CHICAGO — In the first formal push against Detroit emergency manager Kevyn Orr's restructuring plan, Ambac Assurance Corp. Monday called the plan harmful to the city's future and said it has hired an advisory firm.
The public criticism comes in the fourth week of negotiations between the city and its creditors, including the six monoline bond insurers that wrap most of Detroit's bonds. If negotiations break down, Orr has said he could file for Chapter 9 by as soon as the end of the month.
Ambac said Orr's plan will block the city's access to the capital markets by rendering its general obligation pledge worthless, a restriction that will harm the city as well as Michigan taxpayers.
The state of Michigan is "making a grave error" in supporting the plan, said Harrison Goldin of Goldin Associates LLC, the firm Ambac hired for advice.
Ambac's statement marks the first public criticism by a major creditor of Orr's restructuring plan. The firm insures $171 million of Detroit GO debt, including $93 million of limited-tax GO bonds and $78 million of unlimited-tax GOs.
Orr's controversial restructuring plan, unveiled June 14, divides the city's $17 billion of debt into two categories: secured and unsecured. Orr has categorized as unsecure the city's GO debt that is not backed by a specific revenue lien and said he would default on payments, a move that has stunned the muni bond market.
The plan offers to pay bondholders of unsecured debt between 10 and 20 cents on the dollar.
"A successful revitalization of the city will be dependent upon its ability to access cost-effective financing in the future, including general obligation funding," Ambac said in the statement. "Such access will be needlessly imperiled as a result of the emergency manager's approach and the state's apparent support thereof."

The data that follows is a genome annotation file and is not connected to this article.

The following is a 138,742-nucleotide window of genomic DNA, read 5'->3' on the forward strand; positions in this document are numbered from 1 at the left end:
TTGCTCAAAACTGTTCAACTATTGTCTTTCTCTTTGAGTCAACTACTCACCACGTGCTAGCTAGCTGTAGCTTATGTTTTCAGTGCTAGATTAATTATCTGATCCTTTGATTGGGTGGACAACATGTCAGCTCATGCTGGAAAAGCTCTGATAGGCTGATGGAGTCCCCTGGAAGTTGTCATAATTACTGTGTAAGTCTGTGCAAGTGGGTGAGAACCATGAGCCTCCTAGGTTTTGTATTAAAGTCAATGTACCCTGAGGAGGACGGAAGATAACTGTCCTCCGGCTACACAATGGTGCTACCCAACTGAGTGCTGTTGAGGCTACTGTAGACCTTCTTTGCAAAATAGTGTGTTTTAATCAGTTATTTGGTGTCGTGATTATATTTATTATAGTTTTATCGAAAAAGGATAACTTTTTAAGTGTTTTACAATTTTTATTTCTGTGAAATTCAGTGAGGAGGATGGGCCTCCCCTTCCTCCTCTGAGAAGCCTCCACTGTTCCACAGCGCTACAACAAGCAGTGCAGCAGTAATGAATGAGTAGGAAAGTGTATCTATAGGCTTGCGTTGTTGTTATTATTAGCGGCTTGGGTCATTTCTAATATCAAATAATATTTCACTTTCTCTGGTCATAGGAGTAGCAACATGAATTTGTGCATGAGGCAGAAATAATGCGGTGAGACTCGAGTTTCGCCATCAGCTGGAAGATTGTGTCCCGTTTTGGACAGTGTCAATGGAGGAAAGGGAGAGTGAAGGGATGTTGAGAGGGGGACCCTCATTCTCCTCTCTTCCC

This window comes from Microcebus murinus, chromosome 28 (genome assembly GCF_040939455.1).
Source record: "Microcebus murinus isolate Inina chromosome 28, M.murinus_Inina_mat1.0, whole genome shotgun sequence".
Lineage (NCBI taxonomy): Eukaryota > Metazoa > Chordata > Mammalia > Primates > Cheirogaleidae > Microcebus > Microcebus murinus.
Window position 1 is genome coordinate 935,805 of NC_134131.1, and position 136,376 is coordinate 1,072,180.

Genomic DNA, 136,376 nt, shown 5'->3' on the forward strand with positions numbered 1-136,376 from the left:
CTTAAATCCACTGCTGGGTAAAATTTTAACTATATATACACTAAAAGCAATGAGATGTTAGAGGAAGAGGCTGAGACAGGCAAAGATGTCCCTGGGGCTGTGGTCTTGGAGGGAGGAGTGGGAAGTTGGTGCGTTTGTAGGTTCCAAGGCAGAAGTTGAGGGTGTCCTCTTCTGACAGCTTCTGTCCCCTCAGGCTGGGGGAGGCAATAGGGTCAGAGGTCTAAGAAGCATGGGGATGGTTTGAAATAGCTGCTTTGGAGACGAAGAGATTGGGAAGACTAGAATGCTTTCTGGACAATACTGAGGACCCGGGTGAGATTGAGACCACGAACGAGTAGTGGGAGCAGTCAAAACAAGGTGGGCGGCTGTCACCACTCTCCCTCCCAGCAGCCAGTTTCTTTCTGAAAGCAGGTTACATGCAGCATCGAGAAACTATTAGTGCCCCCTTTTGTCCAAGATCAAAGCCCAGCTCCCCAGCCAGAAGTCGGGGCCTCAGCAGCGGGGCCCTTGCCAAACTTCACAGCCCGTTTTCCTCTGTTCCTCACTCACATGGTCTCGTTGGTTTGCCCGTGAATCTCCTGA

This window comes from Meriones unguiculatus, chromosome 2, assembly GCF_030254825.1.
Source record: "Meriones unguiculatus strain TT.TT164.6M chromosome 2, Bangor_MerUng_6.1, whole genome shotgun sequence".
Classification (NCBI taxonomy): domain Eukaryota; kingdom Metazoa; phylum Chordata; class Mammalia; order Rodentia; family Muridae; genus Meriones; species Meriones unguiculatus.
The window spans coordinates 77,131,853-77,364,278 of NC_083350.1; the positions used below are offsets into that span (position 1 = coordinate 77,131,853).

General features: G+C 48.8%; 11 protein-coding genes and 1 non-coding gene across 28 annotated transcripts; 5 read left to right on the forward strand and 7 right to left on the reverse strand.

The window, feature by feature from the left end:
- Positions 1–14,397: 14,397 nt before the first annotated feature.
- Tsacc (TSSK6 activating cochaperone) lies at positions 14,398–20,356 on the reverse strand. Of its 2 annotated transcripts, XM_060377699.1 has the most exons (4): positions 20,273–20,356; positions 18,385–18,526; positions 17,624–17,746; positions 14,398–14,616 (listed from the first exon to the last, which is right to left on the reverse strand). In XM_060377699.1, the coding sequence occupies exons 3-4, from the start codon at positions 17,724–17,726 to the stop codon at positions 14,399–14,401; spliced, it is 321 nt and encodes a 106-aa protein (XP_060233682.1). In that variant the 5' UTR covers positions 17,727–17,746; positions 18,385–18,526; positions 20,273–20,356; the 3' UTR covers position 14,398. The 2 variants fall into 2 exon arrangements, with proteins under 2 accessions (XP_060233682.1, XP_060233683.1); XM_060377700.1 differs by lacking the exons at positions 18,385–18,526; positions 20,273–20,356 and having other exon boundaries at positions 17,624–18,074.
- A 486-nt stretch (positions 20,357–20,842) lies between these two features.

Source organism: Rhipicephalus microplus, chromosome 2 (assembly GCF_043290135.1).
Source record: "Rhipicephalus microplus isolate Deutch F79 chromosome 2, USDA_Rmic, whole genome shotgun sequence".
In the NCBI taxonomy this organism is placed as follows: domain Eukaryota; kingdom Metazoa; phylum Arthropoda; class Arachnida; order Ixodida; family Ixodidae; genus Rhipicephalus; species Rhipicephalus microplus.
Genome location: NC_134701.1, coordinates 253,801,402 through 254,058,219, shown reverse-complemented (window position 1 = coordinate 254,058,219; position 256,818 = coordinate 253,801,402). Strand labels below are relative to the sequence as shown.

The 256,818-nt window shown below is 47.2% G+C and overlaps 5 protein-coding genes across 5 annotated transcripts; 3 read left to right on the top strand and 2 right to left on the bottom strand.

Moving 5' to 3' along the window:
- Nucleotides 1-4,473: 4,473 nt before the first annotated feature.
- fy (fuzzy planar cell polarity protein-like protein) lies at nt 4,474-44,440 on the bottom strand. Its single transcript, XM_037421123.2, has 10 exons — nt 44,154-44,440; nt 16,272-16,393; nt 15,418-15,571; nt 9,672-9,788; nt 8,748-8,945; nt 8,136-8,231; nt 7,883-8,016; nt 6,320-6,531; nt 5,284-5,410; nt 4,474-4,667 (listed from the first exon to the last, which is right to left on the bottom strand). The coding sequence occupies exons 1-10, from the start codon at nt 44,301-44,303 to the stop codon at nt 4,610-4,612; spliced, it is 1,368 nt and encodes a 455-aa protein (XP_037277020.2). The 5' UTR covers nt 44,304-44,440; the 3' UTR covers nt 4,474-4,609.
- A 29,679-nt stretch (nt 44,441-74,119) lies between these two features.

Ambac said it hired Goldin Associates to advise Ambac on Detroit. Harrison Goldin was comptroller of New York City from 1974 to 1989, through the city's fiscal crisis.
Goldin said the state is wrong to support the Detroit plan.
"The state of Michigan is making a grave error in its support for the proposed treatment of the general obligation bonds previously issued by the city of Detroit that are backed by a pledge of the city's full faith and credit," Goldin said. "It is shortsighted to signal to lenders that they cannot trust the city's unconditional pledge to repay its general obligation debts, especially given that the general obligation bonds in question comprise less than 3% of the city's estimate of its liabilities."
Ambac also pledged to honor its clients with full timely payments of debt service.
Orr on Friday sued another insurer, Syncora Guaranty Inc., accusing the firm of illegally trying to access casino revenues and interfering with negotiations with other creditors.
The city carries $963 million of GO bonds. Of that, roughly $205 million of bonds issued in 2008 are uninsured. There is additional debt issued in 2010 and 2012 that is also uninsured, though those are backed by a pledge of state aid payments and are considered secure.